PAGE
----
One of the main lessons from the April 23rd Peer Incite with Jason Mendenhall, Executive VP of Cloud at Switch Communications, builder of the huge SuperNap colocation center in Las Vegas, is that cloud services are here to stay and are growing because they offer business advantages. One area where that is true is in Big Data analysis, where much of the data often comes from cloud services and resides on the cloud, and which usually requires major a compute resource to run the analysis in a reasonable amount of time.
However, cloud services also are a long-term threat to ITOs. Every time a cloud service, like Salesforce.com, displaces an internal application like CRM, the ITO shrinks. Given that the cloud is here to stay, ITOs have to adapt or die.
The concept of running IT as a service organization is not new – Gartner was talking about it as early as 1990. Back then the argument was that business executives see IT as a set of business services, not a collection of infrastructure, software, etc. CFOs and CEOs have always wanted IT to manage itself as a service provider, but the constant war to keep the lights on, waged in large part in terms of a constant series of minor tweaks, scripts, and other highly technical adjustments, punctuated by major system crashes and application migrations to new hardware, forced a tech mindset that quickly devolved into silos – server, network, storage. That made it nearly impossible for IT professionals to see across the entire system, much less manage how something as complex as ERP ran, and what it cost, end-to-end.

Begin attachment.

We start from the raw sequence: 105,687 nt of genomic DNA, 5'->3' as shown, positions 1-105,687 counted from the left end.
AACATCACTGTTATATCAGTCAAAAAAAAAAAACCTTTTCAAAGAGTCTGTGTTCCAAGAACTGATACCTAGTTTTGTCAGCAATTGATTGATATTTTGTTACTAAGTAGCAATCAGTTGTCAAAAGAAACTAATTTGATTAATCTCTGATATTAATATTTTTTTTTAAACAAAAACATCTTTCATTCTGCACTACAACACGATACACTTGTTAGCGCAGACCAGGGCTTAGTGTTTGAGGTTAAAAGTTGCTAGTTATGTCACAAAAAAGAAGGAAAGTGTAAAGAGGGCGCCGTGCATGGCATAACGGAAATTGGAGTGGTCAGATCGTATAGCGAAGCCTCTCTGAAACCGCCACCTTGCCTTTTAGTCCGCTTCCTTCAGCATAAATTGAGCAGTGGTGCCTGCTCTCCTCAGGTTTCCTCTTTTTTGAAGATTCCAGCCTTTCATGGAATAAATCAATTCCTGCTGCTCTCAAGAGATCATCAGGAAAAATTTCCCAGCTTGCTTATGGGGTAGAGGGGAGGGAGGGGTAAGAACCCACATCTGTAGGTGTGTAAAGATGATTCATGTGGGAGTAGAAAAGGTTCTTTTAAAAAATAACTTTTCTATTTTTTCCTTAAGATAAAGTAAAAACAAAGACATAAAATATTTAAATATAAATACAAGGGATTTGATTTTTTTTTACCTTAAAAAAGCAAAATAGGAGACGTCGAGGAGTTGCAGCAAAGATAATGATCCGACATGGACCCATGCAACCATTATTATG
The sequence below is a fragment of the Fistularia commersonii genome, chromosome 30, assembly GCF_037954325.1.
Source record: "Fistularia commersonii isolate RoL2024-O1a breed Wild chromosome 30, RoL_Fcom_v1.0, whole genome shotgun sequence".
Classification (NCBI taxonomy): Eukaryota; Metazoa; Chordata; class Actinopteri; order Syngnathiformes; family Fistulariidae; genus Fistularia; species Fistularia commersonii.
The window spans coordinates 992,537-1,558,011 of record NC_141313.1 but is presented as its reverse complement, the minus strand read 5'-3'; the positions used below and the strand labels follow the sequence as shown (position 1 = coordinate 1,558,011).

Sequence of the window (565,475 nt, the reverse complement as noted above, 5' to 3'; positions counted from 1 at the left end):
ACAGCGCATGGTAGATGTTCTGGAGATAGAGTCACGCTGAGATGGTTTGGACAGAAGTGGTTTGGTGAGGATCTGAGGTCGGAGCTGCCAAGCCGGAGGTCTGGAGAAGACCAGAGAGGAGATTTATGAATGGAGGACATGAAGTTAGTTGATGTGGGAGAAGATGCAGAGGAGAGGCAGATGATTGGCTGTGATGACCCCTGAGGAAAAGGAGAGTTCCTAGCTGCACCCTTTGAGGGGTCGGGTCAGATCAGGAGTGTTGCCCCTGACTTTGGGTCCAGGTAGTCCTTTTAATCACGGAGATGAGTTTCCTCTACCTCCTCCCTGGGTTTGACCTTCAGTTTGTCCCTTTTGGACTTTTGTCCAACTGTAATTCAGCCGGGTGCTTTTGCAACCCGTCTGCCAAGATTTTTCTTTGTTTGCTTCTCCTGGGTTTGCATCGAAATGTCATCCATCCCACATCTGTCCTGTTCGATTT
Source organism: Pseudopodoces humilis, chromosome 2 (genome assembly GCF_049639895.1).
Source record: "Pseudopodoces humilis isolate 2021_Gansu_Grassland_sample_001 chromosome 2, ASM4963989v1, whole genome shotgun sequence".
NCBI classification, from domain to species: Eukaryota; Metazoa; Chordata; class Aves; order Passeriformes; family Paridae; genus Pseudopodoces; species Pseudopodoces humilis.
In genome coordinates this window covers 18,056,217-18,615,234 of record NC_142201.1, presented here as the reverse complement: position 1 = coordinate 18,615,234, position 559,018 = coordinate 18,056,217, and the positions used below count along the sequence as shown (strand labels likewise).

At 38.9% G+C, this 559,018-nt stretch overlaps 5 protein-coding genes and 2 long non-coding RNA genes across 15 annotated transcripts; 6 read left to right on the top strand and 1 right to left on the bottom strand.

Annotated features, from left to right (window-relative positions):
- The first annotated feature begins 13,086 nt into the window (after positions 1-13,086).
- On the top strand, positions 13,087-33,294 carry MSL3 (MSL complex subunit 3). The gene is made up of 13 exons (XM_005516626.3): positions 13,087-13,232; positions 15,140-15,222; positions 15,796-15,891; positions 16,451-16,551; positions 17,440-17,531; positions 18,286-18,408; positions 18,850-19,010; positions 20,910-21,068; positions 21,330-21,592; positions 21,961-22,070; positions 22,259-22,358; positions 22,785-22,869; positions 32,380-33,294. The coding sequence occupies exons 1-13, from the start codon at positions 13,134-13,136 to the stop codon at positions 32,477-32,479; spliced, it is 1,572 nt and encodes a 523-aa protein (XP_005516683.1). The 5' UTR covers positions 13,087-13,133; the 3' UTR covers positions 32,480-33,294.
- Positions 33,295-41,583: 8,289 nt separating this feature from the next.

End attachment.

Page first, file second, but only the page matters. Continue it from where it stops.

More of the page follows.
Virtualization, which moves management up to the software layer and out to the edge of the system and promises a near future in which entire data centers will be managed from a “single pane of glass”, along with IaaS and network-based colocation services like Switch that allow ITOs to turn much of the hardware layer over to someone else to run, are changing that. They are replacing the traditional detailed technical challenges with a new set of higher level, business-oriented issues including managing a growing stable of cloud service providers (SaaS & IaaS), decisions about where different data sets need to reside and how much control the enterprise really needs over those data sets, and how to leverage new kinds of applications coming in from the cloud that never were in the data center.
At the same time, SaaS and the new mobile cloud services are changing user expectations. If Salesforce can provide CRM as a set of services on a utility pricing model, CFOs are asking, why can't my ITO do the same? It is not a long step from that to a decision that either the ITO does take a services approach or the CFO and CEO will replace it with providers that do.
However, reorganizing around services is not just a technology transition, it is a complete organizational change. It must be driven from the top – the CIO or above, rather than created from the bottom. And it will mean the retraining or replacement of many IT employees, not all of whom will make the cut. That includes CIOs, themselves.
Action Item: The bad news is that the process will be wrenching at times. The good news is that this is not going to happen tomorrow. ITOs have time to make this huge transition. But CIOs need to kick the process into gear now. The longer they wait, the shorter the time they will have and the more ground they will lose.